They followed Estmonds directions, and reached Nan Arnen
after a further day and a halfs travel, having spent the
night huddled in an empty sheep pen, whereironicallyonly
Eowyn, warm and comfortable in Legolas arms, had slept.
Nan Arnen was a narrow gorge, winding deep into the southern
slopes of Emyn Arnen. This is where, said Eowyn,
giving voice to everyones surprise, in the shadow
world, my double had her command post!*
The friends dismounted and, leading the horses, filed quietly
up the twisting path.
On the plateau, instead of a jumble of tents and wooden sheds,
they found a gaping hole in the cliff wall, defended either
side by crumbling stone piers that had once supported massive
They approached cautiously.
The state of the outbuildingswith their roofs and walls
collapsed and overgrown, their doorways choked, and everything
smothered in a thick blanket of unblemished snowseemed
to confirm that the mine had been disused for at least as long
as Estmond had claimed, though a clear, if indirect, path into
the tunnel suggested that the place was not entirely
It is a perfect hideout, said Haldir.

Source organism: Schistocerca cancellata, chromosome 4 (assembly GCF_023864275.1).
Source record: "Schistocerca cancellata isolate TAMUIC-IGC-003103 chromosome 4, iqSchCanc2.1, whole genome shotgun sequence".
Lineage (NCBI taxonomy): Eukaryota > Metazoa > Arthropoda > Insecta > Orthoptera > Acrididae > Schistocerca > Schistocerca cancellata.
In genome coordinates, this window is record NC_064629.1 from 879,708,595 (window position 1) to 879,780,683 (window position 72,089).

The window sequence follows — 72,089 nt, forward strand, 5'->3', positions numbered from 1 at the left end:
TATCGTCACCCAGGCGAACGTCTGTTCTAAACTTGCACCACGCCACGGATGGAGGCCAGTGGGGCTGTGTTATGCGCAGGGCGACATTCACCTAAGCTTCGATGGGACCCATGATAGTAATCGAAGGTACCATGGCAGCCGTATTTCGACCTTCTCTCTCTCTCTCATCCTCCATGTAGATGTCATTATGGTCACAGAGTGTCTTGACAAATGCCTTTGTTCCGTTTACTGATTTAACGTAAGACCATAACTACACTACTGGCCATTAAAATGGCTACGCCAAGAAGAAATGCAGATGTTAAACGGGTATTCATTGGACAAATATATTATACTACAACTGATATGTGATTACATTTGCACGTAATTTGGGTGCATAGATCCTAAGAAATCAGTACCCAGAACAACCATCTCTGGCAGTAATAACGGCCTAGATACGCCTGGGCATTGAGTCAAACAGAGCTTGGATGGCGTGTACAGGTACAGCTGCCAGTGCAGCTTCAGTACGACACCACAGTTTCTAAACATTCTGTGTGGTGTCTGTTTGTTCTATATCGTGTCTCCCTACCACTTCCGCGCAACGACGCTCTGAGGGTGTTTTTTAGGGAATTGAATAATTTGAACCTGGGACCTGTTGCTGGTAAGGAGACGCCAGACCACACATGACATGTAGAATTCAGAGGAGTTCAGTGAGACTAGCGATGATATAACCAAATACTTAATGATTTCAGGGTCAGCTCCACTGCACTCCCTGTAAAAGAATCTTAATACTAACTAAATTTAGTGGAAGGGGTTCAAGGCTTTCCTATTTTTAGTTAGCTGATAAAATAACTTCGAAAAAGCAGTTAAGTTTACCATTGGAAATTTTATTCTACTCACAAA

Which is presumably what the mysterious man meant when
he said he had family living here, Legolas
agreed. He scanned the slopes on all sides of the plateau. No
decent folk live here.
Eowyn set Brightstar grazing with a quiet Avo visto.
Are we going inside? she asked.
Gimli led the way, taking a torch from one of the wall-brackets,
and lighting it with a spark from his tinderbox.
He held it aloft.
What do you think, Elvellon? asked Legolas, with
an elfs natural distrust of underground spaces. Is
Built to last, replied the dwarf, patting one of
the thick wooden beams that lined the walls. It is not
the roof collapsing we need fear in here.
They inched forward slowly, giving Gimli a chance to get the
lie of the land. After a few hundred yards, he stopped suddenly
and, lowering the torch, pointed it at a strange-looking bundle,
propped against the wall.
Eowyn moved closer. Oh, gods...
Covering her mouth and nose with one hand, she crouched beside
the pile of rags and, drawing out her hunting knife, examined
it, gingerly using her blade to lift its covering and expose
the withered corpse beneath. Do you think this is the
man? she whispered, from behind her fingers.
I think, said Legolas, leaning over her shoulder,
that this poor fellow has been dead for considerably longer
than three years, melmenya.
He reached down, drew a broken arrow from the corpses
chest and, holding it up in the light of Gimlis torch,